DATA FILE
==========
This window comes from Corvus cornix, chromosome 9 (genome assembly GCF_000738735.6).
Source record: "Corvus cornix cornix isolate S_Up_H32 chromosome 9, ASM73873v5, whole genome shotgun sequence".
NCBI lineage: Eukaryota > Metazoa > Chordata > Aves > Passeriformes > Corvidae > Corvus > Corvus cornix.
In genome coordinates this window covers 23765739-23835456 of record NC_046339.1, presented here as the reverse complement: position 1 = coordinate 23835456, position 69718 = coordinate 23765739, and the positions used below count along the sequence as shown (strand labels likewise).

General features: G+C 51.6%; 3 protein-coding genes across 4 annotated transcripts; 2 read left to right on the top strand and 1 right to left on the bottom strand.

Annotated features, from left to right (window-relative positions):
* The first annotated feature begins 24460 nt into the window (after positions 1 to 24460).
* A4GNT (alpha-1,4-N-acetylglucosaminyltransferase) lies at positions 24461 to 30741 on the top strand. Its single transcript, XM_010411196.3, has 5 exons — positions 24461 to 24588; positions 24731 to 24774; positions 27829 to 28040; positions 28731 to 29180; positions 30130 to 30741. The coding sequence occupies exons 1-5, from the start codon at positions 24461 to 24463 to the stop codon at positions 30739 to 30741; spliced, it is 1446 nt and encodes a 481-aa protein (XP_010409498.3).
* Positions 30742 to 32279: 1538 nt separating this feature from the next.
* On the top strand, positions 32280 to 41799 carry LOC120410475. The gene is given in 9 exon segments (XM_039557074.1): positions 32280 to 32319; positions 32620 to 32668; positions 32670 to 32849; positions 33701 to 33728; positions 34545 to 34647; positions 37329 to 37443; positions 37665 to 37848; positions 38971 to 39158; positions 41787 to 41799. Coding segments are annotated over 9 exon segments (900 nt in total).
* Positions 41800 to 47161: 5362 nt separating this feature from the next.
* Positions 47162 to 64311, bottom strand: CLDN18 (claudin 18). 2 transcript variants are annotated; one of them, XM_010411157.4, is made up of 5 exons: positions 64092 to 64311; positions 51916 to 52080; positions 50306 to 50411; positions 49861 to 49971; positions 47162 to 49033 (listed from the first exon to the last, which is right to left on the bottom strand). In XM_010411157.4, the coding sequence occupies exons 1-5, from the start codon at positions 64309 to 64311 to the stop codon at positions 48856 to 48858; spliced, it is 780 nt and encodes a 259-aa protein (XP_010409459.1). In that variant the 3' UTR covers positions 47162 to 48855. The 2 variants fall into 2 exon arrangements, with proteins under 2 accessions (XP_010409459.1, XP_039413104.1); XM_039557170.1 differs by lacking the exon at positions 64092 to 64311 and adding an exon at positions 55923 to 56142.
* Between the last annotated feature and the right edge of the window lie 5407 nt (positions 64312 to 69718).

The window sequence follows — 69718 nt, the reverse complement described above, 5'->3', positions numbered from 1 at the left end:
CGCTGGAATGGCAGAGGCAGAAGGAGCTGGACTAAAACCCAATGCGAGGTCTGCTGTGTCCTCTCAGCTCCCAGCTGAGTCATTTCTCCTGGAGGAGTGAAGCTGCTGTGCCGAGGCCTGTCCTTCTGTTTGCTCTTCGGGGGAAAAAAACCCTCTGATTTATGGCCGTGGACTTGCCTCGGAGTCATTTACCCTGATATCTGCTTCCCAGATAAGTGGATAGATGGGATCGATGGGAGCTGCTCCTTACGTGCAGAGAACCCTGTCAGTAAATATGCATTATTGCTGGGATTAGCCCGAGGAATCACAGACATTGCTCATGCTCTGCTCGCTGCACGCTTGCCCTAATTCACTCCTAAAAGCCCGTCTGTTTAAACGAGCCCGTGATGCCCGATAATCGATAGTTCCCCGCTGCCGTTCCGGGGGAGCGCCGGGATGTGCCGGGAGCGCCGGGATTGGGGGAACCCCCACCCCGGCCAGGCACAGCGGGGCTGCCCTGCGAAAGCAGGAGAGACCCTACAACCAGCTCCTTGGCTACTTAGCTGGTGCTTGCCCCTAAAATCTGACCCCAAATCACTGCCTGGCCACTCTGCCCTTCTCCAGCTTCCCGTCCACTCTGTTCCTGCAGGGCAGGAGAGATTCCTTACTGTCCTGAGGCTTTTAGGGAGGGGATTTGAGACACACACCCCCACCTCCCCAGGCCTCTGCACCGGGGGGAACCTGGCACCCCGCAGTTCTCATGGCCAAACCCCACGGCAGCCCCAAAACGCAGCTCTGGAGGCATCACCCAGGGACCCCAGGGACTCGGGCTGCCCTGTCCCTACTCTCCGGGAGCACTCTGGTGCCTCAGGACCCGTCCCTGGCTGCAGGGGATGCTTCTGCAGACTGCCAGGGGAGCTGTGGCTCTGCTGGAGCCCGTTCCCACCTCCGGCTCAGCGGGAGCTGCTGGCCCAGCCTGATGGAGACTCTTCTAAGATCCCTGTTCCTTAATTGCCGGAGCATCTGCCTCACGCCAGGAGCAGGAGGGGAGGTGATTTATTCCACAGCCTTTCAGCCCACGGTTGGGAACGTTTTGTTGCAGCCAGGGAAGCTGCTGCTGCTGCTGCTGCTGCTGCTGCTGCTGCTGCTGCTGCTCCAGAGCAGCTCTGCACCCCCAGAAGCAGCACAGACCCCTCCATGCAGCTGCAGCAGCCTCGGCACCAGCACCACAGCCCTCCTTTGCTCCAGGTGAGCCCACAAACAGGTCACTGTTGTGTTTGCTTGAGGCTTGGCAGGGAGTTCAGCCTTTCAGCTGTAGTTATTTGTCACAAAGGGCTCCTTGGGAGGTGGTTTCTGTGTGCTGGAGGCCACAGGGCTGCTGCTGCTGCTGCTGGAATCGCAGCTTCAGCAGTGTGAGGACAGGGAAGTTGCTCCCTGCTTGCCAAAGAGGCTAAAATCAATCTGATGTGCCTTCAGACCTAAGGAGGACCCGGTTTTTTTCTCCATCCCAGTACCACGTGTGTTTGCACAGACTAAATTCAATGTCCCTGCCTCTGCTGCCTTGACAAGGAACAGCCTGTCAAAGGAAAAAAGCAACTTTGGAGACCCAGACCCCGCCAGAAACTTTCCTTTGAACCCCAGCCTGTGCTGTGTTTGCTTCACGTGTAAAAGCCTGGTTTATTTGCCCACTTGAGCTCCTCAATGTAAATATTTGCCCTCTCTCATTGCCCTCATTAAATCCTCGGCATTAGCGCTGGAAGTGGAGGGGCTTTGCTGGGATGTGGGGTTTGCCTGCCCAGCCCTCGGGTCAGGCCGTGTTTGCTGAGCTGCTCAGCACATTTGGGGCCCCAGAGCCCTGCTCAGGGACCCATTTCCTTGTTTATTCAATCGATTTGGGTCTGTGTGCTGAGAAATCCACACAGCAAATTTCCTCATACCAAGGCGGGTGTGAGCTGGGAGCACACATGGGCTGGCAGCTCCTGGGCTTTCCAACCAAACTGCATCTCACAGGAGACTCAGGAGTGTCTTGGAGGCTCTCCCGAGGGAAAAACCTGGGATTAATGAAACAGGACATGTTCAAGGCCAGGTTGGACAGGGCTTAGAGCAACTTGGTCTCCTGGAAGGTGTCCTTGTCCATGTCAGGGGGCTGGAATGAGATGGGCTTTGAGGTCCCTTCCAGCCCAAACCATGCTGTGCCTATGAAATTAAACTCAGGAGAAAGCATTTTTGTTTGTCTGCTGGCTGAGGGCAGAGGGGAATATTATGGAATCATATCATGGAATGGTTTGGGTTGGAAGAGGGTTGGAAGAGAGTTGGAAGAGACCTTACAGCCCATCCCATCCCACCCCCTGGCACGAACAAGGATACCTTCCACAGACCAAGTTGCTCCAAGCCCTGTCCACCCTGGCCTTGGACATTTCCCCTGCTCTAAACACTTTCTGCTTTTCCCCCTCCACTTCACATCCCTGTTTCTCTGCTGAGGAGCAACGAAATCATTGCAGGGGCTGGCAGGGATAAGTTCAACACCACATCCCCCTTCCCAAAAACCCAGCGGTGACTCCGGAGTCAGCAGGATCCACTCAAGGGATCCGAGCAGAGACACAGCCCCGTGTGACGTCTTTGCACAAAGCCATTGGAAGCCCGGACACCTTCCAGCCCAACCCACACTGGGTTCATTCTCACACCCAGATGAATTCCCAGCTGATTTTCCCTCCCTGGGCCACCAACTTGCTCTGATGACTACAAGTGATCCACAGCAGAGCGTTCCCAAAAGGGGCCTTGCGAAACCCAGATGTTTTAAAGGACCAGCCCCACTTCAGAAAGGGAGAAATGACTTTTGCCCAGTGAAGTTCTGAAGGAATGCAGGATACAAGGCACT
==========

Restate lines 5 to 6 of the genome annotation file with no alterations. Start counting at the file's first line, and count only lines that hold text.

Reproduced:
General features: G+C 51.6%; 3 protein-coding genes across 4 annotated transcripts; 2 read left to right on the top strand and 1 right to left on the bottom strand.

Annotated features, from left to right (window-relative positions):